Home Cyber Security News Theta360 Exposed 11 Million Photographs Through Its Unsecured Database

Theta360 Exposed 11 Million Photographs Through Its Unsecured Database

by Abeerah Hashim
Theta360 breach

Another security lapse has breached users’ privacy as the researchers discovered an unsecured database. This incident related to the Theta360 breach, where the firm leaked millions of users’ photographs from their database.

Theta360 Breach Exposed Users’ Photographs

The hacktivists duo from VPNMentor, Noam Rotem and Ran Locar, come across another unprotected database leaking user records. This time, they unveil the Theta360 breach, reporting how the firm exposed users’ photographs via an unsecured database.

As stated in a blog post, the leaky database exposed at least 11 million private and public photographs of the users.

We could access more than 11 million unencrypted posts from Theta360’s database.

While the leaked information didn’t include any other personal data, it did include the users’ names and captions. Precisely, the breached details included names, usernames, UUID (Universal Unique Identifier) of every photograph, caption, and privacy settings. Anyone having access to the database could use these details to find more about the users. As the researchers stated,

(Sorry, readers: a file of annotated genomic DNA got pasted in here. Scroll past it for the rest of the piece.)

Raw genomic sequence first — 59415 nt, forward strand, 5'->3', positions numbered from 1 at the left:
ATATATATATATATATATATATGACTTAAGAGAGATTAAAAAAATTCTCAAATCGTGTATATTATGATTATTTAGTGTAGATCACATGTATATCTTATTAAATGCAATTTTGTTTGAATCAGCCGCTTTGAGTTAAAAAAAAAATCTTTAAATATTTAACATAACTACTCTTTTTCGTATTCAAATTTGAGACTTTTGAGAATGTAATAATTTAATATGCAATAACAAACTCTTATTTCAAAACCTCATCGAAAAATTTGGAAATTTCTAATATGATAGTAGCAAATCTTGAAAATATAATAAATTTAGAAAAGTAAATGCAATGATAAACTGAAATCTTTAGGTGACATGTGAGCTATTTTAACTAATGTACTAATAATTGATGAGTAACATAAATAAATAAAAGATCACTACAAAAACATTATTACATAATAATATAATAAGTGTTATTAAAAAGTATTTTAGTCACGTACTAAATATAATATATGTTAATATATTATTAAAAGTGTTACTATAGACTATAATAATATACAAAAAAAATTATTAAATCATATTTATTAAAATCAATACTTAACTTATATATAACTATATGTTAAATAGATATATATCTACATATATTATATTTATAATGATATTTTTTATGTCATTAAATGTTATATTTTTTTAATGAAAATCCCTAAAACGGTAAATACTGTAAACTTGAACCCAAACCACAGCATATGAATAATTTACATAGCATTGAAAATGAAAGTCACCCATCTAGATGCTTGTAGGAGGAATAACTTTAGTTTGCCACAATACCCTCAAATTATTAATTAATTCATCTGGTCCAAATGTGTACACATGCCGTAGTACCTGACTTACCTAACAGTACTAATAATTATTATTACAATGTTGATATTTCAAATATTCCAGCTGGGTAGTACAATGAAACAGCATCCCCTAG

By inserting the UUID of the photos into the Elasticsearch database, we could access any exposed photos. In some cases, we could easily connect the usernames in the database to the user’s social media account… Additionally, using the same methods, we could access photos from users’ private profiles.

Besides, they could also view the ‘unlisted’ user profiles and related private photos.

Database Now Closed

The researchers found the exposed Theta 360 database on May 14, 2019. The very next day, they informed the firm of the breach. Theta360 promptly responded to their report. Consequently, the database went offline on May 16, 2019. The researchers duly appreciate the firm’s promptness in handling the matter – something not very common to businesses.

Recently, the duo had also reported the security lapse at Freedom Mobile. That time, the firm left 5 million records exposed on the unprotected database.

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